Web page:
Physiological effects of long and marathon swims – Salt Mouth

Salt Mouth

Unlike Third Spacing of Fluids, salt mouth is one of the most common and least visible or appreciated effects of marathon swimming and can cause the swimmer great distress and discomfort, and yet it’s invisible to everyone else.

Typical English Channel swimmer the day after

Typical English Channel swimmer’s throat

Salt Mouth is the effect of salt build up on the tongue and in the mouth and throat. The extent of the effect is directly proportional to the immersion time obviously, but less obviously to the salinity.

We sometimes speak about the limiting factors of distance swimming being hypothermia or jellyfish or currents, but salt mouth is also one of the most significant limiting factors for very long swims. At its worst salt mouth can inflame the throat, make swallowing nigh on impossible and the swim ends. Some swimmers even report shedding the entire surface of the tongue and throat.

For myself post-swim initial mild discomfort starts after about four or five in salt water. For a swim less than ten hours the discomfort doesn’t last more than 24 hours (e.g. Manhattan) and often only overnight.

However for longer swims the discomfort or even pain can be quite significant. After my English Channel, I had a lot of discomfort for over three days, to the extent that eating was painful. Lisa Cummins was in a lot more pain after her 35 hour two-way crossing, that took even longer to abate.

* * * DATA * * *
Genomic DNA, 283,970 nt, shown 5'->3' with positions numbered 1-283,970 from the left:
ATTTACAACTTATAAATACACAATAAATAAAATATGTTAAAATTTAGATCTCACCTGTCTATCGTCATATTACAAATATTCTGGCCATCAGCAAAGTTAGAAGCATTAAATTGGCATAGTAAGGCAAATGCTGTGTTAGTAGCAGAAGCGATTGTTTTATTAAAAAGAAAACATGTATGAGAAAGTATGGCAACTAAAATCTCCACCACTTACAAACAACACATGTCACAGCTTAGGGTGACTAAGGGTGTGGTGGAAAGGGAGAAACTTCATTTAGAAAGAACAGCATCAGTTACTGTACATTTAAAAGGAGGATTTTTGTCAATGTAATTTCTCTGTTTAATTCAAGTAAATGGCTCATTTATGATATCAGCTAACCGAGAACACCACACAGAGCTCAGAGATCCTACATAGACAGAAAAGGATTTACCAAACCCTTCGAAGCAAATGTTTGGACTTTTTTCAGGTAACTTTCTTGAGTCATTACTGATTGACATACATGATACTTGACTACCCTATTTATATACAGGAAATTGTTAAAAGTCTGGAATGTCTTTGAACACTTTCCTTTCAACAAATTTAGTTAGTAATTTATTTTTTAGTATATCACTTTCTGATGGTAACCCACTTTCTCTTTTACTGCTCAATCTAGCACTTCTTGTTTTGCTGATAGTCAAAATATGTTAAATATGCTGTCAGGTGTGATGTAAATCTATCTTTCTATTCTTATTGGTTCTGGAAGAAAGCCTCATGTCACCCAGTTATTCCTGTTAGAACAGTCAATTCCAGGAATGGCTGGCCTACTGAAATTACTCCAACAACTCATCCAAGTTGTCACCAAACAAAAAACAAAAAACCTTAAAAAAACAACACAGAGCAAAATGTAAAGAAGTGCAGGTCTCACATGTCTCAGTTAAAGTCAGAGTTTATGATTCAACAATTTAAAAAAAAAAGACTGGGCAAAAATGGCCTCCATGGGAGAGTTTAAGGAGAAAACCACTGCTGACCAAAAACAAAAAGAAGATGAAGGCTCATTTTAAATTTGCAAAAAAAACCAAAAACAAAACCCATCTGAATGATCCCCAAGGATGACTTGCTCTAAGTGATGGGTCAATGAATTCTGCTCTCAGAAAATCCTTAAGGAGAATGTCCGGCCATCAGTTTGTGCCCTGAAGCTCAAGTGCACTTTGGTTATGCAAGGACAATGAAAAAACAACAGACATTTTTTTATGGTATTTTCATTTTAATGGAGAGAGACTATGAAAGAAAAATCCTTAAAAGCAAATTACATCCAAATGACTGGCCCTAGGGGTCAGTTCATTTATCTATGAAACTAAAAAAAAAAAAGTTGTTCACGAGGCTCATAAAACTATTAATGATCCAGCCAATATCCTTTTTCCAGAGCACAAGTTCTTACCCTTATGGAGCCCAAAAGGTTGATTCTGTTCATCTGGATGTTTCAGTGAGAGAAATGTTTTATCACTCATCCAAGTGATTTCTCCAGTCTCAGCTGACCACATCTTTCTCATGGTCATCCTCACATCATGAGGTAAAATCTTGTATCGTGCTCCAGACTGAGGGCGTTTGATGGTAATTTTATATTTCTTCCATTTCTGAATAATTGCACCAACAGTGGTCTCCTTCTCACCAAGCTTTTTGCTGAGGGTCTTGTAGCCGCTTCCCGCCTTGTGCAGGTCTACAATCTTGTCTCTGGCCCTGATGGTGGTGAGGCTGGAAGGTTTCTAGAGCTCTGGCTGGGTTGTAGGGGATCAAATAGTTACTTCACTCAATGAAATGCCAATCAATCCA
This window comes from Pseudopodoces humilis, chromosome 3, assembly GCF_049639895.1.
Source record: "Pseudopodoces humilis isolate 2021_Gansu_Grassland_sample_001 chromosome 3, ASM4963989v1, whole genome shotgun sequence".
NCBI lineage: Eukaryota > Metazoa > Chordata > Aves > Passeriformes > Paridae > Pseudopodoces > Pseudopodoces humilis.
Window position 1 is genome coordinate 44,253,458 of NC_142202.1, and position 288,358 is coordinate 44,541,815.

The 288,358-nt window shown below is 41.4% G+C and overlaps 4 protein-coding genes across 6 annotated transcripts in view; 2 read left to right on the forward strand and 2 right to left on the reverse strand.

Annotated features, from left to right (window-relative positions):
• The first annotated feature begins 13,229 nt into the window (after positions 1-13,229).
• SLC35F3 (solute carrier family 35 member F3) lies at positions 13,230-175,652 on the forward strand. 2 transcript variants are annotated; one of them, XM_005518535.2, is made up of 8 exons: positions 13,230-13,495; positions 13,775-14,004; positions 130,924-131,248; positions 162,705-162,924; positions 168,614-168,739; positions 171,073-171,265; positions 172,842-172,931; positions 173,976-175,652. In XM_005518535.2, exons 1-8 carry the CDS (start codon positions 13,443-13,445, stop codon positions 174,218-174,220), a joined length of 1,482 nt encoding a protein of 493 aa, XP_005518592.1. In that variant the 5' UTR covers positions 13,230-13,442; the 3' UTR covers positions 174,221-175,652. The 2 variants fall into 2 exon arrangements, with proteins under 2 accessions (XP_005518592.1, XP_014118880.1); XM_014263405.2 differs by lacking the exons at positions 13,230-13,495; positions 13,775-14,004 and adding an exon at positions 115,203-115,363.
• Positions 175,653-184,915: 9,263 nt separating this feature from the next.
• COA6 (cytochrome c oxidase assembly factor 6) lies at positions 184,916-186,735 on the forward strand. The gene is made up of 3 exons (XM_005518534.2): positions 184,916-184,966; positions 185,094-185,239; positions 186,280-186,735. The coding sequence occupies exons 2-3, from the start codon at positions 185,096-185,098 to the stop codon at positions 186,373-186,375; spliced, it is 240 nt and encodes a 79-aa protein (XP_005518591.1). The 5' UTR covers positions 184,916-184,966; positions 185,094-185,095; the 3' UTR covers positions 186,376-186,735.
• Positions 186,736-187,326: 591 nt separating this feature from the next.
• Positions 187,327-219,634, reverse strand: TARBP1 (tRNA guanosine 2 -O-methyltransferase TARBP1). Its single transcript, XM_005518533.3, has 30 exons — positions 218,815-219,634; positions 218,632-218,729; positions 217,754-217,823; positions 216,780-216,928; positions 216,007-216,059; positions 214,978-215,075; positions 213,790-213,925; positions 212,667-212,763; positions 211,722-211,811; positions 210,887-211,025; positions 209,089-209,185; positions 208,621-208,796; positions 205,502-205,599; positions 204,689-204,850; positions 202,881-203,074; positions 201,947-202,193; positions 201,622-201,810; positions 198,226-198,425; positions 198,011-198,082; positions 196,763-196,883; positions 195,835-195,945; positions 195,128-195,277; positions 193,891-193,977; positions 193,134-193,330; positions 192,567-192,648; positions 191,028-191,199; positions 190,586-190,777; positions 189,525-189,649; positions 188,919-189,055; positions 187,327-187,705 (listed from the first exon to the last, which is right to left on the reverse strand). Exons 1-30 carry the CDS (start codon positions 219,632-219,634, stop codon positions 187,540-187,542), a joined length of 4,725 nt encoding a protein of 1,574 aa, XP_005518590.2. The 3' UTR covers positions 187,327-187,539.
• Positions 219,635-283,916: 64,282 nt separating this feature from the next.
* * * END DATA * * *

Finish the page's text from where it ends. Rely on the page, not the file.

Alan Clack during a feed

Alan Clack during a feed

For those unused to swimming in the sea, a marathon sea-swim can be a painful experience with the salt mouth gradually building up from early on during the swim. Other swimmers may just notice a gradual loss of taste during feeds and not detect the extent of the build-up until after the swim.

I’ve said above that salt mouth is less obviously related to local salinity. This is because people often don’t realise the different saline levels around the world and often come from a lower salinity region. The south coast of Ireland is about 4% whereas the English Channel is about 4.5 to 5%. That’s a 15-20% increase. Over 5% isn’t even considered salt water but brine, (though we use the terms interchangeably). The west coast of the US for example is around 3 to 3.5%. Ocean temperature obviously affects salinity but so does ocean size and mixing. The Mediterranean Sea has higher temperatures and a smaller area so the saline solution becomes more concentrated.  In the English Channel the water is constantly pushed and pulled up and down the Channel by tides and can’t escape so the salinity increases.

Global ocean salinity

Global ocean salinity